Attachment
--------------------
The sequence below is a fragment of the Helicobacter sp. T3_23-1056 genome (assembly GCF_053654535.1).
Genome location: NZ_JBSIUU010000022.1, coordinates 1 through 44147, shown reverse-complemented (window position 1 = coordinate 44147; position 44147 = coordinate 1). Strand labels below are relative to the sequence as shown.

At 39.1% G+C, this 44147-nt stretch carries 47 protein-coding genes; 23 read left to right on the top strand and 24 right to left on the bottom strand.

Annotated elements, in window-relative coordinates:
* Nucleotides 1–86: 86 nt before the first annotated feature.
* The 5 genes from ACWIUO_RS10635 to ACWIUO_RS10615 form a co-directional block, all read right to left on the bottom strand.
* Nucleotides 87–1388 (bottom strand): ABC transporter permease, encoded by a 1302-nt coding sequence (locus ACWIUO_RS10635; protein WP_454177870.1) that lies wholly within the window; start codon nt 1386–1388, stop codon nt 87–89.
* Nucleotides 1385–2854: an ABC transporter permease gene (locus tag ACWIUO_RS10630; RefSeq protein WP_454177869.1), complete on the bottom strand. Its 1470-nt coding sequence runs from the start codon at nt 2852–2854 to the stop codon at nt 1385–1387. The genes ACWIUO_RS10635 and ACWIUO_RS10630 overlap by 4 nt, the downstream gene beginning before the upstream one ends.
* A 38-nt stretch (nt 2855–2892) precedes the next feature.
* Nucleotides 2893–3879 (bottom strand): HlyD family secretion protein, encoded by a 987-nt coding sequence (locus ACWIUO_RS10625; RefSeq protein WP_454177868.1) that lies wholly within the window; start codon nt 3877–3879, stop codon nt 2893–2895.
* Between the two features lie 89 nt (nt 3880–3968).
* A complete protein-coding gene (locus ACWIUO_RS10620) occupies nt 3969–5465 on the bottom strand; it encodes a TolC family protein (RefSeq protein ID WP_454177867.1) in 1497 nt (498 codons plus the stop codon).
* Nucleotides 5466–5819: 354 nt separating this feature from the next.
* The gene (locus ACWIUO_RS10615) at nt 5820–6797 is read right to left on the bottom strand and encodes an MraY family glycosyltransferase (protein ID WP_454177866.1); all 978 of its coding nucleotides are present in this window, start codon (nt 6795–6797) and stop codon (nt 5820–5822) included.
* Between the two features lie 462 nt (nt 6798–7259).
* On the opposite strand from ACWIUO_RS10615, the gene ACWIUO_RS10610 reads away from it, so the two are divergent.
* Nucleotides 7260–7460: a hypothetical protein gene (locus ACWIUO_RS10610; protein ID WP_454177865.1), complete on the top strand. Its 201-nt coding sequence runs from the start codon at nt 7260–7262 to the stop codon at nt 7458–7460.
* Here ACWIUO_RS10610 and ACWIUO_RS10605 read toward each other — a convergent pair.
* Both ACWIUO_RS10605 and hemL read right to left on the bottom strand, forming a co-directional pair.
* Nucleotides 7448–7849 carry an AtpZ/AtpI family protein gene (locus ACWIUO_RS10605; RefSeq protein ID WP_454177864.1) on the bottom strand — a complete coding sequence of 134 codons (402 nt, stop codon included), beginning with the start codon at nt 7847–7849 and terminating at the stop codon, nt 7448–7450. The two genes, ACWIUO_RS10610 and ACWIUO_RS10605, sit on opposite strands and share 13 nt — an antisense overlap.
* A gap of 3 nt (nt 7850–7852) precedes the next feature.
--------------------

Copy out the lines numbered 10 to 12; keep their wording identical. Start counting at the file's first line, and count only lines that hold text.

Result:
* Nucleotides 2893–3879 (bottom strand): HlyD family secretion protein, encoded by a 987-nt coding sequence (locus ACWIUO_RS10625; RefSeq protein WP_454177868.1) that lies wholly within the window; start codon nt 3877–3879, stop codon nt 2893–2895.
* Between the two features lie 89 nt (nt 3880–3968).
* A complete protein-coding gene (locus ACWIUO_RS10620) occupies nt 3969–5465 on the bottom strand; it encodes a TolC family protein (RefSeq protein ID WP_454177867.1) in 1497 nt (498 codons plus the stop codon).